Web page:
Id, ego and superego

The id, ego, and super-ego are a set of three concepts in psychoanalytic theory describing distinct, interacting agents in the psychic apparatus (defined in Sigmund Freud's structural model of the psyche). The three agents are theoretical constructs that describe the activities and interactions of the mental life of a person. ©Simply Psychology The Id is … Continue reading Id, ego and superego

Agoraphobia

Agoraphobia is a mental and behavioral disorder, specifically an anxiety disorder characterized by symptoms of anxiety in situations where the person perceives their environment to be unsafe with no easy way to escape. These situations can include open spaces, public transit, shopping centers, or simply being outside their home. Being in these situations may result … Continue reading Agoraphobia

Defence Mechanism

Defence mechanism is an unconscious psychological operation that functions to protect a person from anxiety-producing thoughts and feelings related to internal conflicts and outer stressors. Defence mechanisms  are psychological strategies brought into play by the unconscious mind to manipulate, deny, or distort reality in order to defend against feelings of anxiety and unacceptable impulses and … Continue reading Defence Mechanism

Paranoia

Paranoia is an instinct or thought process that is believed to be heavily influenced by anxiety or fear, often to the point of delusion and irrationality. Paranoid thinking typically includes persecutory beliefs, or beliefs of conspiracy concerning a perceived threat towards oneself (i.e. "Everyone is out to get me"). Paranoid beliefs seem to be associated … Continue reading Paranoia

Psychological Projection

Psychological projection is the process of misinterpreting what is "inside" as coming from "outside". It forms the basis of empathy by the projection of personal experiences to understand someone else's subjective world. In its malignant forms, it is a defense mechanism in which the ego defends itself against disowned and highly negative parts of the … Continue reading Psychological Projection

Four temperaments

Four temperament theory is a proto-psychological theory which suggests that there are four fundamental personality types: sanguine, choleric, melancholic, and phlegmatic. Most formulations include the possibility of mixtures among the types where an individual's personality types overlap and they share two or more temperaments. Greek physician Hippocrates described the four temperaments as part of the … Continue reading Four temperaments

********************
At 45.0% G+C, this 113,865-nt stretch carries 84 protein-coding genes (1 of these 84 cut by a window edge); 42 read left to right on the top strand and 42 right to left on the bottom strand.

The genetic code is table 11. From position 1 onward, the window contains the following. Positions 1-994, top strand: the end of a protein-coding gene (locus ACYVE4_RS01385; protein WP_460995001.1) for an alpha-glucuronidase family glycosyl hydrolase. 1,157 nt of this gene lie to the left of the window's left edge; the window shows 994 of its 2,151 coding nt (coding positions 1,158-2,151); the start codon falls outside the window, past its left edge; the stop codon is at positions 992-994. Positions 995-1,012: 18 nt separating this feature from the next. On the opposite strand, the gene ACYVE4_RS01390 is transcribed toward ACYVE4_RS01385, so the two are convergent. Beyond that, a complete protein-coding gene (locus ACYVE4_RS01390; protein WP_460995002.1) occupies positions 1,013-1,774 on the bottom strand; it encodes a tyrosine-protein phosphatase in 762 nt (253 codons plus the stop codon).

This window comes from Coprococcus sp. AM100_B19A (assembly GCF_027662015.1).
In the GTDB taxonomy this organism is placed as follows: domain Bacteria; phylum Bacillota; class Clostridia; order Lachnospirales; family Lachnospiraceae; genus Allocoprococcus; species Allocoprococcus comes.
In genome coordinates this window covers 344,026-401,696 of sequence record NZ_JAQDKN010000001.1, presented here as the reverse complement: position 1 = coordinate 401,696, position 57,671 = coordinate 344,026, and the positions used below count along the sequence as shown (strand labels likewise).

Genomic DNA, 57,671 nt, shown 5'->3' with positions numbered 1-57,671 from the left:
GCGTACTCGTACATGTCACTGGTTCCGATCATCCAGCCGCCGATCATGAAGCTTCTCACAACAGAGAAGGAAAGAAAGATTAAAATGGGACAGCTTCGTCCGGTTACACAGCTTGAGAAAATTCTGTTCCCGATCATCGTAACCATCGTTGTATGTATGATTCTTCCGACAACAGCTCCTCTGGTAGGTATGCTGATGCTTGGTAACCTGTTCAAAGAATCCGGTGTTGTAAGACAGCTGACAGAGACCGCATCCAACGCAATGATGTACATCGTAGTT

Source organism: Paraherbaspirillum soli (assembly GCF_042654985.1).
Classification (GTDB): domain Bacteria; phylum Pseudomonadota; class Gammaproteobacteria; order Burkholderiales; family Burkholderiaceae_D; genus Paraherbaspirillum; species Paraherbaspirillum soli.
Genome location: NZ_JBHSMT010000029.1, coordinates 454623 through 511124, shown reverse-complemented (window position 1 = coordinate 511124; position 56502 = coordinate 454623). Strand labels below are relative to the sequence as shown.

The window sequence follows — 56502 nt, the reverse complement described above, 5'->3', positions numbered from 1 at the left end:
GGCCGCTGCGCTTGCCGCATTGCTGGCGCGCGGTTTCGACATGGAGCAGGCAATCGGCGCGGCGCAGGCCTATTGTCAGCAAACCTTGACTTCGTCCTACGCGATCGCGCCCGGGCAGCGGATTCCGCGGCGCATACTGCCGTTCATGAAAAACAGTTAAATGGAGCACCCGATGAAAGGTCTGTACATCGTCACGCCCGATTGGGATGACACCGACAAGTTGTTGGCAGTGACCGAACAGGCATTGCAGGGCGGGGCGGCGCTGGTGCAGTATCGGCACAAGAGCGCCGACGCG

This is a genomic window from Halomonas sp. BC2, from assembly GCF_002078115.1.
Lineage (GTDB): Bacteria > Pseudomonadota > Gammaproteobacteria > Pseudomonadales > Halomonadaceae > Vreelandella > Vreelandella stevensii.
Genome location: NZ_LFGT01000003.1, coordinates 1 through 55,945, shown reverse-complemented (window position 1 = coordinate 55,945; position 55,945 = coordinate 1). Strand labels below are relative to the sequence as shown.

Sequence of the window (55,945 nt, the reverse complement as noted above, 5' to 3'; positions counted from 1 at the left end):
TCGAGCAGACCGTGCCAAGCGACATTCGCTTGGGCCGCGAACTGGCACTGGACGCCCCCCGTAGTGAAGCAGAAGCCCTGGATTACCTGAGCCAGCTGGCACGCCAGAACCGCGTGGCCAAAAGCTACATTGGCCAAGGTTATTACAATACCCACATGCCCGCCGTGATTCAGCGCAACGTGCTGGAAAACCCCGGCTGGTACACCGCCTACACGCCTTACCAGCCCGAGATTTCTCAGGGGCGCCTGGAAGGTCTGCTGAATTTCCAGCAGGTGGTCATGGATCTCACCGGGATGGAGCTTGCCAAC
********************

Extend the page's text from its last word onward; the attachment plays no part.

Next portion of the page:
Cognitive bias

Cognitive bias is a systematic pattern of deviation from norm or rationality in judgment. Individuals create their own "subjective reality" from their perception of the input. An individual's construction of reality, not the objective input, may dictate their behavior in the world. Thus, cognitive biases may sometimes lead to perceptual distortion, inaccurate judgment, illogical interpretation, … Continue reading Cognitive bias

Dunning–Kruger Effect

Dunning–Kruger effect is a hypothetical cognitive bias stating that people with low ability at a task overestimate their own ability, and that people with high ability at a task underestimate their own ability. As described by social psychologists David Dunning and Justin Kruger, the bias results from an internal illusion in people of low ability … Continue reading Dunning–Kruger Effect

Memory

Memory is the faculty of the brain by which data or information is encoded, stored, and retrieved when needed. It is the retention of information over time for the purpose of influencing future action. If past events could not be remembered, it would be impossible for language, relationships, or personal identity to develop. Memory loss is usually described as forgetfulness or amnesia. Memory is often understood as an informational processing system with explicit … Continue reading Memory

Law of Effect

The law of effect is a psychology principle advanced by Edward Thorndike in 1898 on the matter of behavioral conditioning (not then formulated as such) which states that "responses that produce a satisfying effect in a particular situation become more likely to occur again in that situation, and responses that produce a discomforting effect become less likely to occur again in that situation." … Continue reading Law of Effect